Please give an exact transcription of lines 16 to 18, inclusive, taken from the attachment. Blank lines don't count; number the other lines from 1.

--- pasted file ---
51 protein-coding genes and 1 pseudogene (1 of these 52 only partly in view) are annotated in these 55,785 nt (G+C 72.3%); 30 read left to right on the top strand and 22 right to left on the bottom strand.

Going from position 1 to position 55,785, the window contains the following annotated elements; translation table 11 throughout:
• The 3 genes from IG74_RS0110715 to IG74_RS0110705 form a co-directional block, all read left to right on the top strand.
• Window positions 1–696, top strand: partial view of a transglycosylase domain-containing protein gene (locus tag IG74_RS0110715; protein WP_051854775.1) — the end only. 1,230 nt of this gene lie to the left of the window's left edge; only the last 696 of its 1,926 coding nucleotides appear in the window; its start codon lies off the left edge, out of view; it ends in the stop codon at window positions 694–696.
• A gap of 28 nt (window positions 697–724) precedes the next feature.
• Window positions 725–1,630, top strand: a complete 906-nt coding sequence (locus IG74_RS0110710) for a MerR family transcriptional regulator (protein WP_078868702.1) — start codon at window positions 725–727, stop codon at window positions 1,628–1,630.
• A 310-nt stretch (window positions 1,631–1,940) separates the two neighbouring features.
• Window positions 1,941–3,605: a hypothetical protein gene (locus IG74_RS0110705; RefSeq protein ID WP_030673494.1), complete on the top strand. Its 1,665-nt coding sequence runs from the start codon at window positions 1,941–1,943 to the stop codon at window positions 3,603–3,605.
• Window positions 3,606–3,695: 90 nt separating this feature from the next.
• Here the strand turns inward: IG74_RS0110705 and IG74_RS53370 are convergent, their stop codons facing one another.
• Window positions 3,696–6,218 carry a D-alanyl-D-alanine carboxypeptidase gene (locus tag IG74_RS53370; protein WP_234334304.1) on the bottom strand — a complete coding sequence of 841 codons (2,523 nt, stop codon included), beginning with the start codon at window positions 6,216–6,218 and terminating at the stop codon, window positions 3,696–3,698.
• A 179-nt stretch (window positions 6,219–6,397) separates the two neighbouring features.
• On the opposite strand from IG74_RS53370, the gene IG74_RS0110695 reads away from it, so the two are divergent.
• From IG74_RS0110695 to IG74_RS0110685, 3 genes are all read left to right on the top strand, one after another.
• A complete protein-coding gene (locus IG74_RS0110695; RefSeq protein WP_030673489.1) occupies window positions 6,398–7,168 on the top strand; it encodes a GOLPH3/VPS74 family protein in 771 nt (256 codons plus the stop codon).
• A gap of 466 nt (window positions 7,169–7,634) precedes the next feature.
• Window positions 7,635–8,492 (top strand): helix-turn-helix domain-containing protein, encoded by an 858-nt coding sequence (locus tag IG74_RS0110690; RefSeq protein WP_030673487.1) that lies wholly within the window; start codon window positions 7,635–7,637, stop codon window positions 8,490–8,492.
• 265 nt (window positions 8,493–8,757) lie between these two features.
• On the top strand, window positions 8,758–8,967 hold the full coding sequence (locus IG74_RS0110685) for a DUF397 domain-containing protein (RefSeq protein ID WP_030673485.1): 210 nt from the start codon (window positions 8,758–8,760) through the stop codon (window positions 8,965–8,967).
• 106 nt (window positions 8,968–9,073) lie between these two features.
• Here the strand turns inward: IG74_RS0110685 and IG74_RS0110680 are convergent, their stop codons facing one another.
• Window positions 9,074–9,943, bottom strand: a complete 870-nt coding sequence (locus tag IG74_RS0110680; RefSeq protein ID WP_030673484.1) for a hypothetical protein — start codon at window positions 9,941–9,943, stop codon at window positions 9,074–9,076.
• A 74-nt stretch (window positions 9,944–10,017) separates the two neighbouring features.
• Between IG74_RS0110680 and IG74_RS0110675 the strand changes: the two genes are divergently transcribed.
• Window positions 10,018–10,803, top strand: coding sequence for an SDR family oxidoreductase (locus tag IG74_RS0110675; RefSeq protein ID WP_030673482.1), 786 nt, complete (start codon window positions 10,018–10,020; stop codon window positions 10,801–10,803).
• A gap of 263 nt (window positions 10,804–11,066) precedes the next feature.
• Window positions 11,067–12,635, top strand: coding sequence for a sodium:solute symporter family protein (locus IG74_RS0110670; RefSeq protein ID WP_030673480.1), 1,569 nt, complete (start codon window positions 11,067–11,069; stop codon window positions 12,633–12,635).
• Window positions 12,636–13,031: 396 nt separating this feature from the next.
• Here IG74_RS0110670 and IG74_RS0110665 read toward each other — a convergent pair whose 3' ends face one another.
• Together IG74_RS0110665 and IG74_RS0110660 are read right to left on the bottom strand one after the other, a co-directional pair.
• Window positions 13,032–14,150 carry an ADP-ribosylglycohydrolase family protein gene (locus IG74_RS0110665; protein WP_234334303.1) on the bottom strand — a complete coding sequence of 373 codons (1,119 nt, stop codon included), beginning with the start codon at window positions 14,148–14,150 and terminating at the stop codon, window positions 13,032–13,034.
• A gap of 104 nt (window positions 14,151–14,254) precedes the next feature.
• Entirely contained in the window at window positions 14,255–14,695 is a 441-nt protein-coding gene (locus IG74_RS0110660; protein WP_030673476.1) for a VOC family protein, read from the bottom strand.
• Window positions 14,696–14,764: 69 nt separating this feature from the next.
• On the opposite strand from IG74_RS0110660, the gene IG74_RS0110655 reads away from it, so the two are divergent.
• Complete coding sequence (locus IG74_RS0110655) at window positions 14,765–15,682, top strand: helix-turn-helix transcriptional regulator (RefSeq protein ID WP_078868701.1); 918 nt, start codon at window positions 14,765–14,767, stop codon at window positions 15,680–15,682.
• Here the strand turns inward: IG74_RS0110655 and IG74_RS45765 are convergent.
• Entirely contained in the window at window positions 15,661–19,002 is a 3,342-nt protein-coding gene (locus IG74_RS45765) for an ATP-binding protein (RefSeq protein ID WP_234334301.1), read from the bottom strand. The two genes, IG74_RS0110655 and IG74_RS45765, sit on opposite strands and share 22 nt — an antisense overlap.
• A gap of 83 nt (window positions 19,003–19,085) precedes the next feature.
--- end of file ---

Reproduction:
• A gap of 466 nt (window positions 7,169–7,634) precedes the next feature.
• Window positions 7,635–8,492 (top strand): helix-turn-helix domain-containing protein, encoded by an 858-nt coding sequence (locus tag IG74_RS0110690; RefSeq protein WP_030673487.1) that lies wholly within the window; start codon window positions 7,635–7,637, stop codon window positions 8,490–8,492.
• 265 nt (window positions 8,493–8,757) lie between these two features.